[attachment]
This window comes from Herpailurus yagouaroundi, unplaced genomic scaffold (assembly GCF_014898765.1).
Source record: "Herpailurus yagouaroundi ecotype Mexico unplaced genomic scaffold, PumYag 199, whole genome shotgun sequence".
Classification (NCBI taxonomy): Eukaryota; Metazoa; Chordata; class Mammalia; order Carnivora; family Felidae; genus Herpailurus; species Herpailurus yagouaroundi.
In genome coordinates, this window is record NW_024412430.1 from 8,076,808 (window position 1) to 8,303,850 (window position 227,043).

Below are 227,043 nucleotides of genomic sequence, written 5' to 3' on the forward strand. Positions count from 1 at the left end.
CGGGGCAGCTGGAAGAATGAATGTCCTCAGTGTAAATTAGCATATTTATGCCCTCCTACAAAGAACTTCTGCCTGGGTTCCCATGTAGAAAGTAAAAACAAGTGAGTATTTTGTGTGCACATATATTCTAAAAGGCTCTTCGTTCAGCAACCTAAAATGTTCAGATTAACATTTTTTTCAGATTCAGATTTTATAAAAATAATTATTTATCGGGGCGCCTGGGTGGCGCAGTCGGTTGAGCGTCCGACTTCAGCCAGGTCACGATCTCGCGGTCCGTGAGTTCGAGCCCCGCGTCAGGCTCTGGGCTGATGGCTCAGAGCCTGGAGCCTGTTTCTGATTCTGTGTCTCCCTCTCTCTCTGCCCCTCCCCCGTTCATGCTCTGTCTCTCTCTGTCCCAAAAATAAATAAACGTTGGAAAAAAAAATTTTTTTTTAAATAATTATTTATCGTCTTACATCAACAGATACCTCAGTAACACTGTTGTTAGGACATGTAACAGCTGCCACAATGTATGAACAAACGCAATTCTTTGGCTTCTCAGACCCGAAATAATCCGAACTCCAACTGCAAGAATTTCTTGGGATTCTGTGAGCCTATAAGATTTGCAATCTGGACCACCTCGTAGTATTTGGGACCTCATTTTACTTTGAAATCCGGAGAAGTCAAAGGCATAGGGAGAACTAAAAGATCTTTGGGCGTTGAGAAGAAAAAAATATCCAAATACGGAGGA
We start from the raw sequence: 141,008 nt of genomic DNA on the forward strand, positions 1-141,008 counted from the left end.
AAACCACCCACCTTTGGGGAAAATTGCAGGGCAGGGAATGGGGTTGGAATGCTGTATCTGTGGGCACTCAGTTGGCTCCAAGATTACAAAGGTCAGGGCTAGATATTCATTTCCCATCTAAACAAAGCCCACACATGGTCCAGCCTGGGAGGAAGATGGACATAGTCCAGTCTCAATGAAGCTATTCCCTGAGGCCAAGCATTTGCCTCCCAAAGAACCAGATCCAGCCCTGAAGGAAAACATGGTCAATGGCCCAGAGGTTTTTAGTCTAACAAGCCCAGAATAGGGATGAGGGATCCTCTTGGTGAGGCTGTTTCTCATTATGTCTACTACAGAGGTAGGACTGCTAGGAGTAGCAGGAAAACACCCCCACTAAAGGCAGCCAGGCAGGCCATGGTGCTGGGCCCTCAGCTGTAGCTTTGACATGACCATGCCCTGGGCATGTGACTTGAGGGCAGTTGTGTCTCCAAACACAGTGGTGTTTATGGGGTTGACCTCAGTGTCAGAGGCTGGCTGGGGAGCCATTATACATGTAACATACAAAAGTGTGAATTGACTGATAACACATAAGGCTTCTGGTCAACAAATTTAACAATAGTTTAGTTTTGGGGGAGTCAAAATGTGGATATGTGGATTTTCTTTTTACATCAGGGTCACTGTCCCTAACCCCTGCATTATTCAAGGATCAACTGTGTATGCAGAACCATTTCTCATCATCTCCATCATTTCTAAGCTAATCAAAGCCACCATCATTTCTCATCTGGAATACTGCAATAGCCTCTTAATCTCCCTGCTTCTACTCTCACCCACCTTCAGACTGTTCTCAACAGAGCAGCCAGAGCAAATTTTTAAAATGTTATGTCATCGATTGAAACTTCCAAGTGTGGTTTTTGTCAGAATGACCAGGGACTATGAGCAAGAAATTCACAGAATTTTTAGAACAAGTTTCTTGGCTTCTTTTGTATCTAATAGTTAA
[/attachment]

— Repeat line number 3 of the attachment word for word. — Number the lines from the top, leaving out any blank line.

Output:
Classification (NCBI taxonomy): Eukaryota; Metazoa; Chordata; class Mammalia; order Carnivora; family Felidae; genus Herpailurus; species Herpailurus yagouaroundi.